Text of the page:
October 22nd 2010, 07:34 PM #16
Re: Discussing the Trinity with SeanD
I sorry BUT one cannot ‘discuss’ John 17:3 until one has come to understand John 1:1-18.
Allow me to begin by saying that one cannot jump into the middle any book and begin ‘interpreting’ the meaning of ‘statements’ without first establishing the ‘context’ and ‘pre-defined’ meaning of any ‘concept’ that may be ultimately presented therein.
The ‘Prologue’ of the Gospel of John (John 1:1-18) ‘pre-defines’ the ‘context’ of the ‘concept’ of the ‘personhood’ of Jesus Christ – the Son of God. The remainder of the Gospel of John MUST be understood within the context, the framework of definition, which is presented within its first 18 verses. Any interpretation of the body of the Gospel MUST be ‘molded’ to fit the ‘definition’ provided within the Prologue.
Let’s begin at the beginning…
John 1:1 In the beginning was the Word, and the Word was with [the] God, and the Word was God.
John 1:1 en arche en o logos kai o logos en pros ton theon kai theos en o logos
1] there is no ‘definite’ article in NT Greek, therefore in the very first phrase you do not find a definite article between ‘in’ & ‘beginning’ IN THE GREEK – however, you do find it IN THE ENGLISH – this is because the object of a preposition IN GREEK is always definite – so – proper ENGLISH requires the definite article to be present. The purpose of the article in NT Greek is not ‘primarily’ to make something ‘definitive’ (there are about 10 different ways for something to be ‘definitive’ in NT Greek WITHOUT THE ATRICLE) – NO – its primary use is to establish a concept (to conceptualize) or to identify an entity (to personalize).
2] an example of the ‘conceptualization’ function of the article may be given as follows; the word ‘poor’ is an adjective that describes the condition or quality of a noun (i.e. the poor man) – by adding the article before the word ‘poor’ the adjective becomes a noun ‘the poor’ and is now an entity or ‘class’. In similar fashion when the article is placed before a word that is already a noun, it draws attention to the identity (the personhood) of the noun. In the first phrase we find the establishment of the identity of the personal entity – the Word.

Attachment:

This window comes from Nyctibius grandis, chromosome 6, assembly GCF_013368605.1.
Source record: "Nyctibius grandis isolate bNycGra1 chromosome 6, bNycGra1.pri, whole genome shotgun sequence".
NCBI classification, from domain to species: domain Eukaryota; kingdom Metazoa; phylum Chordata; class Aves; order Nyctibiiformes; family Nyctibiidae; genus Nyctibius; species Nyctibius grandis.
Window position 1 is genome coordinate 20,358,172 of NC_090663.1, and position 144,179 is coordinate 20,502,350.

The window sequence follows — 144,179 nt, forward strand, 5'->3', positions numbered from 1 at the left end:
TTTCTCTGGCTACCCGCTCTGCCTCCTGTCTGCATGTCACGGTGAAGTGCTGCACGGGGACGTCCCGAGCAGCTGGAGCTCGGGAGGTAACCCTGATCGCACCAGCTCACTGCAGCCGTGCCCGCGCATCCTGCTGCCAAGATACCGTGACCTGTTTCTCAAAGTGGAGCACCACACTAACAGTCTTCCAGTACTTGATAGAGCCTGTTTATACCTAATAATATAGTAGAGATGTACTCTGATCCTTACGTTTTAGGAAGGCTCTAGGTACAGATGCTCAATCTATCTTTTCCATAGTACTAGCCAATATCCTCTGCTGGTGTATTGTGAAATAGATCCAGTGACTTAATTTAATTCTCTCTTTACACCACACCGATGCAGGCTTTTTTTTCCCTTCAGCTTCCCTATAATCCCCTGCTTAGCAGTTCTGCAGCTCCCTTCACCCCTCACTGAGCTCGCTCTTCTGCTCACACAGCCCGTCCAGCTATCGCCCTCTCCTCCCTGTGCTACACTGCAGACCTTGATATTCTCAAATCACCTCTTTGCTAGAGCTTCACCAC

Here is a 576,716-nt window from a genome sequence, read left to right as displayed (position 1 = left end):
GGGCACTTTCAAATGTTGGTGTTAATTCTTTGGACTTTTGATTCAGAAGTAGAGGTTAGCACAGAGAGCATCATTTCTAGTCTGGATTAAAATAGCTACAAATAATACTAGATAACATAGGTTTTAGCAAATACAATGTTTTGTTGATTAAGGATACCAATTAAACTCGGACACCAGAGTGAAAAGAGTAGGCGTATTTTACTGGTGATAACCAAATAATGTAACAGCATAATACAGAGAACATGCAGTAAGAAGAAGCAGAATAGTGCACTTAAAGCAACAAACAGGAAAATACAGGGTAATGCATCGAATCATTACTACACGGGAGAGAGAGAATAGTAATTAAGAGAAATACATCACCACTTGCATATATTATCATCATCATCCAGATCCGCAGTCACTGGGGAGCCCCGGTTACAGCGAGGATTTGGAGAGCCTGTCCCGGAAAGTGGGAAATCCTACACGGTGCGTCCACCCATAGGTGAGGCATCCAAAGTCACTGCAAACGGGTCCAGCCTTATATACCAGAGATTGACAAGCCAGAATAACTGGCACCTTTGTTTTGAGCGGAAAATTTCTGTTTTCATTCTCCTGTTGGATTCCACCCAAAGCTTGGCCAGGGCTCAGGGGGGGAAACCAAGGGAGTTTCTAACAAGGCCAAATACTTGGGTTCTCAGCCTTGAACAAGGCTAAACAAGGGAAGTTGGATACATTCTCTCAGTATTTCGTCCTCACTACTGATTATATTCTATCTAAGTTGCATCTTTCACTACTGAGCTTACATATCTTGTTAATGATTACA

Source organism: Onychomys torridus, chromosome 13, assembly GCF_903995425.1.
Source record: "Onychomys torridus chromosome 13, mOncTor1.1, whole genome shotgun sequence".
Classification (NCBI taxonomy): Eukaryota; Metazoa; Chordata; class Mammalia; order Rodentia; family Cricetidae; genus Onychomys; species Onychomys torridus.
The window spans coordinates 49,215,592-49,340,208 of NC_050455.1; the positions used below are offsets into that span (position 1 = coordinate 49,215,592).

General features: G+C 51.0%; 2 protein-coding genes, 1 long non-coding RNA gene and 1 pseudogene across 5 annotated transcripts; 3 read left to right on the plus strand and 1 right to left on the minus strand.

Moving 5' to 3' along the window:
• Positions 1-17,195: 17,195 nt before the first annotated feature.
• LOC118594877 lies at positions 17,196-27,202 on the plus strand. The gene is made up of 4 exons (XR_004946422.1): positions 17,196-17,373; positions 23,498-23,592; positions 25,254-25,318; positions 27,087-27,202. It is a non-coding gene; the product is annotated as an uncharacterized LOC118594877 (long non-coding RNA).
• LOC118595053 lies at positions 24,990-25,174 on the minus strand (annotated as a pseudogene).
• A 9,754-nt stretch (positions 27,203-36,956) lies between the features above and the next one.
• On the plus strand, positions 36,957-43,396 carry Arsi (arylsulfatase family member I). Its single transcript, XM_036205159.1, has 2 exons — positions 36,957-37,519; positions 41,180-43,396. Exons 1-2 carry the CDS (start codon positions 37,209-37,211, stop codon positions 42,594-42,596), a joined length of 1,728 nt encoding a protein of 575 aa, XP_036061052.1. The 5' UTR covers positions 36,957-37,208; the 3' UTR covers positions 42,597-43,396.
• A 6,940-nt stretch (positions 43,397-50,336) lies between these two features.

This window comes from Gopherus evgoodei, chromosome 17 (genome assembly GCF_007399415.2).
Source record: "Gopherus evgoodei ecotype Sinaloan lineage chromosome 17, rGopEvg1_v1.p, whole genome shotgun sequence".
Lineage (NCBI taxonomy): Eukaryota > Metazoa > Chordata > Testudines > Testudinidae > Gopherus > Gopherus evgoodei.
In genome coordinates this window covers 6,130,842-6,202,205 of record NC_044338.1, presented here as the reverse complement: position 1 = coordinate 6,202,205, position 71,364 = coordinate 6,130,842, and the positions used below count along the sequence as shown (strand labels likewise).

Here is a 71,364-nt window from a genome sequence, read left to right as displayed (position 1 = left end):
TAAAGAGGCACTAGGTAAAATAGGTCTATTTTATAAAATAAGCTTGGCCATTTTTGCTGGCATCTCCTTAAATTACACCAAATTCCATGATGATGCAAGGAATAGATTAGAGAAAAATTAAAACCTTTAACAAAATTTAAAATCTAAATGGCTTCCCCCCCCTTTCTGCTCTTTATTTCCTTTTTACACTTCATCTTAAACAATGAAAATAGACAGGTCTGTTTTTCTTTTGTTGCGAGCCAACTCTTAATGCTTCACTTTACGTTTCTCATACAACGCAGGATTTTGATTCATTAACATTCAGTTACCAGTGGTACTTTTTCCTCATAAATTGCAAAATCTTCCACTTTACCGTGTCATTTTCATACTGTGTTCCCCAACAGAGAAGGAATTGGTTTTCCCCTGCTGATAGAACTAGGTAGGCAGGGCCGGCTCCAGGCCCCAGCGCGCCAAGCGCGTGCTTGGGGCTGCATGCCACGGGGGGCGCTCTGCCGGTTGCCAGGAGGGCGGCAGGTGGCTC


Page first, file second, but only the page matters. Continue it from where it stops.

3] in the second phrase, this same personal entity (the Word) is said to be in the company of yet another personal entity (the God) – that’s two  separate, individual personal entities.
4] in the third phrase, this same personal entity (the Word) is said to possess all of the essential qualitative characteristics of God – notice the lack of the article and the pre-verbal position of the word theos – this construction essentially makes the word theos an adjective (actually a predicate nominative) that modifies the subject of the phrase – the Word.
Thus we have established that the author of John unequivocally identifies at least  two separate, individual personal entities who existed in a peer-to-peer relationship before the creation of anything that was created.
Check out: The Basics of New Testament Syntax by Daniel B. Wallace from Zondervan © 2000
John 1:1 In (the) beginning was the Word, and the Word was with [the] God, and the Word was God.
John 1:2 He was in (the) beginning with [the] God.
John 1:3 All things were made through Him, and without Him was not any thing made that was made.
The word ‘God’ is not the name of the entity that it refers to – NO – it is merely a generic term that can refer to any entity that the speaker desires to infer the qualities of ‘God’ to. In a similar manner, the word ‘Word’ is not the name of the entity that it refers to – NO – it is also a term possibly taken from either Greek or Jewish (or both) philosophy that the author of John is re-defining in ‘Christian’ (for lack of a better expression) terms. In any case, neither of these entities is, here, described as the Father or the Son or the Spirit for that matter. But the implication that they ‘all’ possess ‘all’ the qualitative characteristics of ‘God’ is undeniable. Either the author of John is suggesting that there are at least TWO gods OR he is suggesting that the ONE GOD possesses at least  personal entities.